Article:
When Mary, Jesus' mother, learned that she was to give birth to the promised Messiah, she didn't think that this would be some new, unconnected event, beginning only in the first century A.D. No, she sang of God's ancient promises to Abraham and Israel: "He has helped His servant Israel, in remembrance of His mercy, as He spoke to our fathers, to Abraham and to His seed forever" (Lk. 1:54,55; Lk. 1:68-74). And Christ's apostles declared the message that "Christ has redeemed us from the curse of the law, having become a curse for us. . . that the blessing of Abraham might come upon the Gentiles in Christ Jesus. . . And if you are Christ's, then you are Abraham's seed, and heirs according to the promise" (Gal. 3:13,14,29; Acts 3:20-26). The New Covenant writers even explained that the New Covenant gospel was preached to the Old Covenant saints! The writer of Hebrews wrote quite explicitly of Moses' time saying, "the gospel was preached to us as well a to them" (Heb. 4:2). Paul, too, declared that God "preached the gospel to Abraham beforehand, saying, 'In you all the nations shall be blessed'" (Gal.3:8). That's the Christian gospel, ancient and glorious and Jewish.
So when we start thinking about Christianity, we have to understand its very Jewish roots. We should assume that Christianity ought to look and sound like Judaism except when it explicitly claims to change something. We should expect that the Scriptures, institutions, basic principles, laws, meditations, family life, etc. of Judaism would carry over into Christianity, unless Christ authoritatively changed a practice. For example, since Christ is the reality to which all the ancient Judaic animal sacrifices were but a picture, a foreshadow, we no longer need the ineffective pictures. Thus, animal sacrifices have ceased, having been fulfilled by the true sacrifice, Christ Himself.
One of the most central notions of Christianity that developed out of Judaism is the notion of a covenant. We don't often hear talk of covenants in our day, but we really can't understand the heights and depths and riches of Christianity if we don't have a good grasp of a covenant. To start, a covenant is a special kind of relationship between persons. People can be related by friendship, employment contracts, geographical location, citizenship, etc., but a covenant ties persons together in a bond of mutual promise that involves conditions of blessing and cursing.
A covenant is so important in grasping basic Christianity because the Bible makes clear that this is the sort of relationship that God chose to have with humans. He could have chosen another kind of relationship, like a labor contract, but He didn't. He chose to bind Himself to us by a covenant. A covenant is intended to establish a very intimate, merciful, and gracious relationship. This special covenantal bond that God instituted between humans and Himself is the core around which the history of the world develops. We can't properly understand family life or church government or civil activities or Scripture itself if we are ignorant of the workings of covenants.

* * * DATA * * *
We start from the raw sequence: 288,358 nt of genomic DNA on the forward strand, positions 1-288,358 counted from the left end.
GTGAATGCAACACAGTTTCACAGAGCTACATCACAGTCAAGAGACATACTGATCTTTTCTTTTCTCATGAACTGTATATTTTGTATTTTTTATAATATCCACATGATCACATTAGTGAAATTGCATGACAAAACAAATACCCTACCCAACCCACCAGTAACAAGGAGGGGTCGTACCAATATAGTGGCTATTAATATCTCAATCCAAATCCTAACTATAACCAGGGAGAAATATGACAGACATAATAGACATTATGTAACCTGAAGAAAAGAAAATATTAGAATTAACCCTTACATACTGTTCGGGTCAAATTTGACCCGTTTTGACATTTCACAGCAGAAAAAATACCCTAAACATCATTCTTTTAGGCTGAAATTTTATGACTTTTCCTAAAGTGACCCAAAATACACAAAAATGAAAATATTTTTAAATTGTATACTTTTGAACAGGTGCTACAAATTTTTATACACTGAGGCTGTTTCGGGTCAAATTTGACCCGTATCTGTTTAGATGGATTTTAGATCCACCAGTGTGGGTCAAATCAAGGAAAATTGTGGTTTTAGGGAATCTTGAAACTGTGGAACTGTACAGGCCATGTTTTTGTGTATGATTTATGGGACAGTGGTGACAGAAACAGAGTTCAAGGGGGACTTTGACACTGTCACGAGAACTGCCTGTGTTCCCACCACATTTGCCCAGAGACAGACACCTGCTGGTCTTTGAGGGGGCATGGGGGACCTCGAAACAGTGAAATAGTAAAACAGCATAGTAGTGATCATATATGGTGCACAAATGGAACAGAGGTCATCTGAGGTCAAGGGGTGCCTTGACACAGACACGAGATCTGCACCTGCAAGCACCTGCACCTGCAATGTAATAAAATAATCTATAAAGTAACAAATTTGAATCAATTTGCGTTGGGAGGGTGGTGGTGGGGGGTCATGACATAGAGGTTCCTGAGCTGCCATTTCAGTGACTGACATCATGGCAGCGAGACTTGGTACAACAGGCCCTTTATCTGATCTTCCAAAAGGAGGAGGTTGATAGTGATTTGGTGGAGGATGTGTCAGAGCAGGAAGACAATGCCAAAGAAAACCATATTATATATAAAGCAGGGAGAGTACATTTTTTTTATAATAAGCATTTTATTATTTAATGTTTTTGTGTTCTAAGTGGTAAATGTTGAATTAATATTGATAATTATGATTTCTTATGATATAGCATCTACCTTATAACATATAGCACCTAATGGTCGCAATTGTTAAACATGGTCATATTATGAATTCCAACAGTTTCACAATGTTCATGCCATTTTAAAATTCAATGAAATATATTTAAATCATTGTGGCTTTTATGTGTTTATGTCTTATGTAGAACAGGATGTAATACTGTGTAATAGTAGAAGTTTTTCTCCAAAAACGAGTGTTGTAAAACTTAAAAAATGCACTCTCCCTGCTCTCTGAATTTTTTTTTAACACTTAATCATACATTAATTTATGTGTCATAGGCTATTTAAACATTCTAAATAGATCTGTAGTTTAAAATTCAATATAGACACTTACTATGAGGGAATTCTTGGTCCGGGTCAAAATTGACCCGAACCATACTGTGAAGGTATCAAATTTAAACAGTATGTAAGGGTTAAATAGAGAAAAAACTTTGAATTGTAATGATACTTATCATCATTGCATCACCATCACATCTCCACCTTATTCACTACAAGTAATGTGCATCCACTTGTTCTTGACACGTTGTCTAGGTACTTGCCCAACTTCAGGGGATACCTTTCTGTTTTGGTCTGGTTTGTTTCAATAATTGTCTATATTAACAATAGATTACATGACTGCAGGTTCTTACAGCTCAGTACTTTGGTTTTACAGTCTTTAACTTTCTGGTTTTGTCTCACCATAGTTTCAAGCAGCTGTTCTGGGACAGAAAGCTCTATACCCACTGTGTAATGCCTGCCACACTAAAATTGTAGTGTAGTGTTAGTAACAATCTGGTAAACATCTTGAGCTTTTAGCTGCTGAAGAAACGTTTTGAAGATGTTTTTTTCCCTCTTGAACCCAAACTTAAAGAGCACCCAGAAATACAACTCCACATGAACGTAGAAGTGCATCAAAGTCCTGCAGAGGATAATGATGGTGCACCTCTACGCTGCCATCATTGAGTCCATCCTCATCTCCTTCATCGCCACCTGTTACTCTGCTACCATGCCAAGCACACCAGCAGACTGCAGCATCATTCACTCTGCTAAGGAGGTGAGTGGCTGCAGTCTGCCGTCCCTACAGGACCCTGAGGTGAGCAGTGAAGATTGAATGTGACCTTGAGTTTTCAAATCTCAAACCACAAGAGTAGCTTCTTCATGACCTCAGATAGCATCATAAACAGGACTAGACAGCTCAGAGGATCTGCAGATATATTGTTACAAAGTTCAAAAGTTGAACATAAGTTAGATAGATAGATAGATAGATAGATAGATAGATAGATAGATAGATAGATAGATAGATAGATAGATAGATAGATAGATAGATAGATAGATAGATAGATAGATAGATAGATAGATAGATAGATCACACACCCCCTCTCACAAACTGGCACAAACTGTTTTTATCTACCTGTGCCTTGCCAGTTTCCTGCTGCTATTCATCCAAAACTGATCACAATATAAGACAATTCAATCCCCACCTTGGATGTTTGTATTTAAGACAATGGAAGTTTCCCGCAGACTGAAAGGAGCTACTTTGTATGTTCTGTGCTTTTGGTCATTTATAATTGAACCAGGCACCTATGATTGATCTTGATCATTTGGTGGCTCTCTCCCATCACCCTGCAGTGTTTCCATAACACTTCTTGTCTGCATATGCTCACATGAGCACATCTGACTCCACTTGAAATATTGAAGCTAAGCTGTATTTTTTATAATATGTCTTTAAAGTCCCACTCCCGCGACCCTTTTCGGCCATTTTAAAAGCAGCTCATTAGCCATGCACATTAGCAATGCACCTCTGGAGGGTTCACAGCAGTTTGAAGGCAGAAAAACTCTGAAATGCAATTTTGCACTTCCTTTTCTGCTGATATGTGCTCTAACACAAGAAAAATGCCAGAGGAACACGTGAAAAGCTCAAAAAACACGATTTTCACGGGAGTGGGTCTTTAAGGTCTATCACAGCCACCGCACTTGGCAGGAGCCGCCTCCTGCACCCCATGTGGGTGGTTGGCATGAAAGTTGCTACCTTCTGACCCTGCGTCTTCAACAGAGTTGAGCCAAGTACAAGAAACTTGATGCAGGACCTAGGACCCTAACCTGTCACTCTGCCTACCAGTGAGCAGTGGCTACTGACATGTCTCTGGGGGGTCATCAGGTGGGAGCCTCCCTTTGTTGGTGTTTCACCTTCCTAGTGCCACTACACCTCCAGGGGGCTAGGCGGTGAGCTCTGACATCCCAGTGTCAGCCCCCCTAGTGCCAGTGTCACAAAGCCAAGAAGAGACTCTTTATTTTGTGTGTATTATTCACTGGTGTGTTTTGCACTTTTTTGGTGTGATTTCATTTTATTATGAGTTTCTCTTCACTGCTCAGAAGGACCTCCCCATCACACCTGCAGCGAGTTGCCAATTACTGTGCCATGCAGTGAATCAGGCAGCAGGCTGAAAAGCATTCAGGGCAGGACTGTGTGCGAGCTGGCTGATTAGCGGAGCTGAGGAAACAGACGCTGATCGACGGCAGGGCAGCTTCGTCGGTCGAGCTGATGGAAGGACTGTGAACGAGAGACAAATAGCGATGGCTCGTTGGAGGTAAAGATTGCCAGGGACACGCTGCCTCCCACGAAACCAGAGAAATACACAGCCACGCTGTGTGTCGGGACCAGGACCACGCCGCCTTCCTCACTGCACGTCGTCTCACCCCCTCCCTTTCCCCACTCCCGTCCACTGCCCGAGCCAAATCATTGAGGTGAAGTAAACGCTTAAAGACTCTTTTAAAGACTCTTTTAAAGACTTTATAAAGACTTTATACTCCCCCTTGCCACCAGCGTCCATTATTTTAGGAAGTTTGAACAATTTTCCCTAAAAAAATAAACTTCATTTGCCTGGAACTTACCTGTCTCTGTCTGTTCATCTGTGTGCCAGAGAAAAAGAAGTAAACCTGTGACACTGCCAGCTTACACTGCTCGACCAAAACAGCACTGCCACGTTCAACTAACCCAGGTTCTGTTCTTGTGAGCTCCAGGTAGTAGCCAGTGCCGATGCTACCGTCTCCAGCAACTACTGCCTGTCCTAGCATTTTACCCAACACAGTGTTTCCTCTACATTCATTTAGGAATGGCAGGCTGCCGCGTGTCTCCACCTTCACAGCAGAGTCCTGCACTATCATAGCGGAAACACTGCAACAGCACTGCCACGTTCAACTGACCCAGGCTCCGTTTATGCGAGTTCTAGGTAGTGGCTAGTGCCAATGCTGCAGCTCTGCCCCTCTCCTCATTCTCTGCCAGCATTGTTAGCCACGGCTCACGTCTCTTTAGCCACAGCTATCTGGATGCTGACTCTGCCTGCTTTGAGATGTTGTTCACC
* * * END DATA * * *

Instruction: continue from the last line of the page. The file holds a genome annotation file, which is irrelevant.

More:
Right at the core of this covenantal gospel lies a very Hebraic notion of justification. Unlike Roman and Eastern Catholicisms which are caught up into a Platonic notion of justification,the Reformers correctly grasped the Jewishness of justification. Rome and the East are simply not ancient enough.
The Bible is full of the language of justification, and these many descriptions tell us that justification is what takes place in a courtroom. For example, God declared in His law that the purpose of a good judge is to "justify the righteous and condemn the wicked" (Deut. 25:1). Such a judge doesn't make a person clean or inwardly holy; his justification of the accused is an authoritative legal judgment or declaration - "Not guilty!" The threat of judicial condemnation no longer hangs over that person; he is forgiven. This is part of what God has done through Christ. He has justified authoritatively removed His condemnation from His people.
But God cannot just overlook our flagrant and deep rebellion and arbitrarily declare us not guilty. That would go contrary to His holy nature. In order to declare us not guilty, He imputed or covenantally attributed His people's sin to their New Covenant representative, Jesus Christ; and in turn, God has imputed or attributed Christ's righteousness to His people - a gracious double imputation! Christ is declared legally guilty for our sin, and we are declared not guilty by His perfect righteousness. As the Scripture explains: "For He [God] made Him [Christ] who knew no sin to be sin for us, that we might become the righteousness of God in Him." (2 Cor. 5:21). And on this just basis, God can justify the ungodly, those who have no righteousness of their own.
As David said long ago: "Blessed is he whose transgression is forgiven, whose sin is covered. Blessed is the man to whom the Lord does not impute iniquity" (Ps. 32:1,2). This is the glory of the Christian gospel. And since our salvation is anchored in the perfect and complete work of Christ, and not in ourselves, we can have great assurance that our redemption is unfailing and secure. How wonderful! How Jewish!
When we understand that Christianity is true Judaism, we'll glory in the New Covenant's description of the Christian Church with Jewish titles, such as the "Israel of God" (Gal. 6:16), "Abraham's offspring" (Gal. 3:29), the "twelve tribes" (James 1:1), "the true circumcision" (Phil. 3:3), and "a chosen race, a royal priesthood, a holy nation, a people for God's own possession" (1 Pet.2:9; Ex. 19:6).
This is all just scratching the surface of the Jewish depths of our faith. Jewishness pervades the doctrines of Lordship, sovereignty, antithesis, sacraments, church government, eschatology, sola scriptura, sola fidei, sola gratia, and more. As Christ taught, "father Abraham rejoiced to see My day, and he saw it and was glad" (Jn. 8:56). After all, salvation is from the Jews (Jn. 4:22).